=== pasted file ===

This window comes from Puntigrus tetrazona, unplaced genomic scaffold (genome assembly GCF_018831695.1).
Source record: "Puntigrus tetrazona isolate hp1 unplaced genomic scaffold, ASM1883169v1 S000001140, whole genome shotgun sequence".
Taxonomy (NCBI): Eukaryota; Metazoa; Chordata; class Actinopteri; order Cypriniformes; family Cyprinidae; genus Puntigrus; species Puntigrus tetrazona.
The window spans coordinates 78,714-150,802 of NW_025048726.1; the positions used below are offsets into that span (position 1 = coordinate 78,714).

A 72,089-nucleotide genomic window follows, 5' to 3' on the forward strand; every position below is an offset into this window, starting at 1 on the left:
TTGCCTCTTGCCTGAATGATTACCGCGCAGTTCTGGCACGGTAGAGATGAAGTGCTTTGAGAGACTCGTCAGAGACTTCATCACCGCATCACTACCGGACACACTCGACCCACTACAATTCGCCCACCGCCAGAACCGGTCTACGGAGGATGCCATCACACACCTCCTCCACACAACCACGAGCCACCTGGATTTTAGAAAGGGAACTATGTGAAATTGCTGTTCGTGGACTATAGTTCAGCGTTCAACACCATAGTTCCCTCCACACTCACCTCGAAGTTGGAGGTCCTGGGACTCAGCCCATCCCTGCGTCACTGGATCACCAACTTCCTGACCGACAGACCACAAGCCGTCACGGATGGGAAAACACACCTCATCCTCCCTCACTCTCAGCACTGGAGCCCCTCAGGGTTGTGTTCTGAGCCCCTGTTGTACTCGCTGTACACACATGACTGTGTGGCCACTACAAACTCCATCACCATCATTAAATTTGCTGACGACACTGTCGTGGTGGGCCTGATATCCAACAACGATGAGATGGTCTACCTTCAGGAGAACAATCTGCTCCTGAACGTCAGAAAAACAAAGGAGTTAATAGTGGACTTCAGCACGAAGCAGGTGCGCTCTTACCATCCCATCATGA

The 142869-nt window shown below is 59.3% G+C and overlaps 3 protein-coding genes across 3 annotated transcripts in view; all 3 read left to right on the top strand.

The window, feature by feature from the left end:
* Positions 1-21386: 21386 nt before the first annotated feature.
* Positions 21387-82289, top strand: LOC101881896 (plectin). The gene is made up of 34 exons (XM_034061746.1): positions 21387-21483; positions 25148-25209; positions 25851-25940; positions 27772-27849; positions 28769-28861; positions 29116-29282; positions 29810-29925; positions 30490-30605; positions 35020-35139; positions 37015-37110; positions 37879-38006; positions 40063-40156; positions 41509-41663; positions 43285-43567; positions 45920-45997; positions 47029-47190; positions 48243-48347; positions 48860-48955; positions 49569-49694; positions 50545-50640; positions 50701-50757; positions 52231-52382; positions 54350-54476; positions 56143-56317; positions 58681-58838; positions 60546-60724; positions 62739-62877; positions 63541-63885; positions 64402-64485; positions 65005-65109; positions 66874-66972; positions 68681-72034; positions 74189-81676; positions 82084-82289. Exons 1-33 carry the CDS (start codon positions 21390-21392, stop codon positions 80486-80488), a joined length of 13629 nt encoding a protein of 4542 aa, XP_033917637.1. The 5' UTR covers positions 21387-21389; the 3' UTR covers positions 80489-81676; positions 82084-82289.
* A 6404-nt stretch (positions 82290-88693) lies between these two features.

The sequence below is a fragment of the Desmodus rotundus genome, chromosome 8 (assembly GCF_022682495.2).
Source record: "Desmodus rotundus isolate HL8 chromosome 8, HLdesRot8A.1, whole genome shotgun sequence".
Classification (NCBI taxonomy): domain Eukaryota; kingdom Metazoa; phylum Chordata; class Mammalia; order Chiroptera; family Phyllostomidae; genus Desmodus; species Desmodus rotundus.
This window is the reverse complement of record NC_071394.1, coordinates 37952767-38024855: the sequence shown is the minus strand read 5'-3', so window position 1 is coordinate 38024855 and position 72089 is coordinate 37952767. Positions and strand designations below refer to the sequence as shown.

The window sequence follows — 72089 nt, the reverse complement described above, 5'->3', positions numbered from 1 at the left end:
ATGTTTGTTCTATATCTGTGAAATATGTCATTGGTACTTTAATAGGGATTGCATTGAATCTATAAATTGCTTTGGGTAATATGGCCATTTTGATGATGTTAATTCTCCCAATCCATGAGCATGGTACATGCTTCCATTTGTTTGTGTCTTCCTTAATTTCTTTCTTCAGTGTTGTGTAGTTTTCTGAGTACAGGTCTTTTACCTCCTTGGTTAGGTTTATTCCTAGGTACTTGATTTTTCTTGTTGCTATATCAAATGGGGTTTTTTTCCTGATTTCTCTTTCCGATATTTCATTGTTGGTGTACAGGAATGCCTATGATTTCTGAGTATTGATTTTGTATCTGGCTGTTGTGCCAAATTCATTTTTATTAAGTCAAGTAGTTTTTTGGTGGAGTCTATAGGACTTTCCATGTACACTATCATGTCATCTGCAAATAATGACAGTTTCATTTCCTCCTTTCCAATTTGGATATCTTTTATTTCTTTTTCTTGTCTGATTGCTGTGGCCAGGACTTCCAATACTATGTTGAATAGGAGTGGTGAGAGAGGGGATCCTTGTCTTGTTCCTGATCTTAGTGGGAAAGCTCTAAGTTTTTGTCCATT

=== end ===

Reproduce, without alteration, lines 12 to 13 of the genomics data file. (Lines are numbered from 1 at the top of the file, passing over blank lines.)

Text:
The sequence below is a fragment of the Desmodus rotundus genome, chromosome 8 (assembly GCF_022682495.2).
Source record: "Desmodus rotundus isolate HL8 chromosome 8, HLdesRot8A.1, whole genome shotgun sequence".